We had good experiences with the shore excursion staff on this trip. Although not an issue for us, we understand that they were able to make adjustments for passengers whose tours were affected by our late arrival into Shanghai.

Disembarkation went well. We bought a Celebrity bus transfer to our Hong Kong hotel. We were called ahead of schedule, so we had less of a wait than we expected. The design of the Kai Tak cruise terminal in Hong Kong requires lots of walking from the gangway, to immigration, to the bus lots. I hope they can make the flow more efficient when they complete all areas of the terminal.

Some impressions of the ports and excursions follow:

Yokohama – On the outside, one of the most beautiful cruise terminals I’ve ever seen – curving wood walkways and green lawns facing an attractive skyline. On the inside, we were directed to a long, slow-moving line to get to a check-in desk. It took over an hour to get to check-in, but things improved after that.

Shimizu – We took a Celebrity excursion to the Hakone area for a lake cruise, and aerial gondola ride to a volcanic area. This would have been really nice if it hadn’t been pouring rain the entire day. (And it was too rainy/cloudy to see Mt Fuji). But the lake boat (a mock galleon) was picturesque and the volcanic area was dramatic. So I don’t regret the trip.

Kobe (for Kyoto) – Five stars! The first day we took a Celebrity excursion to the “Golden Pavilion” in Kyoto, followed by a Japanese dinner featuring a dance by an exquisite “maiko” (apprentice geisha). Highly recommended! The second day we visited three famous shrines in Kyoto: Kiyomizu-dera, Fushimi Inari (with its hundreds of red gates), and Ryoanji (known for its Zen rock garden). Kiyomizu-dera and Fushimi Inari were very crowded, but it was possible to find some quieter spots away from their entrances.

Nagasaki – We took another Celebrity excursion to the Peace Museum commemorating the Nagasaki atom bombing, and another aerial gondola to a hilltop viewing station (more fog and rain!!). The museum was excellent. It seemed that cruise passengers who had prepared in advance to see Nagasaki on their own, saw more than we did on this excursion.

Shanghai – Our entry into the Shanghai port was delayed by the remnants of a typhoon, though our personable captain had worked quite hard to get us to port as soon as possible. We had toured Shanghai extensively on a previous trip, so we planned to visit on our own by subway. Because of the shortened day, we spent all our time walking the riverside promenade at the Bund. Whatever you do, make sure you plan to be on the Bund at twilight when they turn the building lights on – this is one of the most spectacular urban sights in the world!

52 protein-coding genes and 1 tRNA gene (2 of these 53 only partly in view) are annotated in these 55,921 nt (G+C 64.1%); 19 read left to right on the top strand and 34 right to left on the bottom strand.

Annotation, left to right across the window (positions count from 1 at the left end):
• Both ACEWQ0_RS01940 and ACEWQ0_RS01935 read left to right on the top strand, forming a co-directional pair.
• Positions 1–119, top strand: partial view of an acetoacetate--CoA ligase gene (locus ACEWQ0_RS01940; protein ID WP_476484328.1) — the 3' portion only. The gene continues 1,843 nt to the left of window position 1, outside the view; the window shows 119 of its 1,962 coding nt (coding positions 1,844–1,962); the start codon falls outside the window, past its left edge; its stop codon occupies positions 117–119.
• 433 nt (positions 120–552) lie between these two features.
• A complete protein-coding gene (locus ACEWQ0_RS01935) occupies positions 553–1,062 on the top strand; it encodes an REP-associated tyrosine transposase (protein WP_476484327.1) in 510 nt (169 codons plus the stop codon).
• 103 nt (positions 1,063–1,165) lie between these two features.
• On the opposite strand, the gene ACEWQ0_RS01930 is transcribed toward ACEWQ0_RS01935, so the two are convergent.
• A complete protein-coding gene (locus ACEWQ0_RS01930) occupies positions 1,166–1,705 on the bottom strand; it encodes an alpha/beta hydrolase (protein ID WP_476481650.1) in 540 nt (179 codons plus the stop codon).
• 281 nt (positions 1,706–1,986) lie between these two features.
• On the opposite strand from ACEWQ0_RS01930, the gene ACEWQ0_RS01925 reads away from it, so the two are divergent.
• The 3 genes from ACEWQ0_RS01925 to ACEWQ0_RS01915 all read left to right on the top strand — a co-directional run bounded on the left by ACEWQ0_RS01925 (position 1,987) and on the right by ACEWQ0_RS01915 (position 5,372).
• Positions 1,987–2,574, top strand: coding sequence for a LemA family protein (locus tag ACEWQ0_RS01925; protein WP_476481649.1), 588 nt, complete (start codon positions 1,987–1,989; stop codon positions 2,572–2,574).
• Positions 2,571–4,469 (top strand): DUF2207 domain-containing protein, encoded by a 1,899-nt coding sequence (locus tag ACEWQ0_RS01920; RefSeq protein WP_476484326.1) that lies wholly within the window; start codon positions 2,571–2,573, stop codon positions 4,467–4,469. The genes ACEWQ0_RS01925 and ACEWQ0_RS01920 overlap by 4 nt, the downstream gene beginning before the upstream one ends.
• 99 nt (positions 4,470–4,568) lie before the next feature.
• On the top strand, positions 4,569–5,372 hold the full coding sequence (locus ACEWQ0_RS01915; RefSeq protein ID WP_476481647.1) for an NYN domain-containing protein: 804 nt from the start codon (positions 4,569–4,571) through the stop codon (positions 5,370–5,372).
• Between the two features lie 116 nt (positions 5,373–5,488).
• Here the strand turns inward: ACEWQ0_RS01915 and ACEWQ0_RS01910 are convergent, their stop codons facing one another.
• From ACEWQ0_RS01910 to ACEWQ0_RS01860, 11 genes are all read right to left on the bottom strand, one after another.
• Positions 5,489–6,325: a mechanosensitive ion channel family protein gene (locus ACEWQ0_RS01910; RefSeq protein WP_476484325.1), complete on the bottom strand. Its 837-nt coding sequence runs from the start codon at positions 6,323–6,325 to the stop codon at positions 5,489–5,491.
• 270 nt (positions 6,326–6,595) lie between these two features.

The Shanghai subway system is modern, easy to figure out, and has signs and announcements in English. But it takes an hour, at best, and one or two transfers to get from the Baoshan Port to the Bund. And the stations are very crowded with long transfer passages– not for the faint of heart.

Okinawa – We went on a Celebrity shore excursion that visited Okinawa World (with a folk village and limestone cave) and Shurijo Castle. Although interesting to hear a bit about Okinawa’s unique culture, I regret not visiting some of the World War II-related sights instead.

Taipei – We went on two Celebrity shore excursions. The first visited the 101 story Taipei 101 skyscraper, and a large active Buddhist temple complex. The second tour visited several buildings erected by the Chinese Nationalists: a museum, a military memorial, and a memorial to Chiang Kai-Shek. It is interesting to see these twentieth century buildings, that were built to resemble a traditional Chinese (e.g. Beijing’s Forbidden City) style. Taipei appears to be an orderly, attractive city. (Note that the port is some distance away from the Taipei.)

Hong Kong – We had been to Hong Kong before, so took the Celebrity shore excursion to Lantau Island. This was a more rural area, so visiting here is a respite from crowds. The long aerial gondola ride from the Po Ling Monastery and Buddha statue, back to the north side of the island was incredible.
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Cabin Review

Deluxe Ocean View with Balcony 2B
Cabin 2B 8017
This cabin has adequate closet space and lots of storage. The cabinetry is in warm wood colors, which I find pleasing. Our steward, Erline, was consistently cheerful, and kept our room clean and neat. The cabin was completely quiet (quieter than a more expensive cabin we had on deck 9 on a previous trip). Having been on the Millennium in 2013, I noted that they had put new flooring in the bathroom. Although forward of the most forward elevator lobby, we had no issues with motion on this cruise.
Deck 9 Inside Cabins, Outside Cabins, Balcony Cabins, Suite Cabins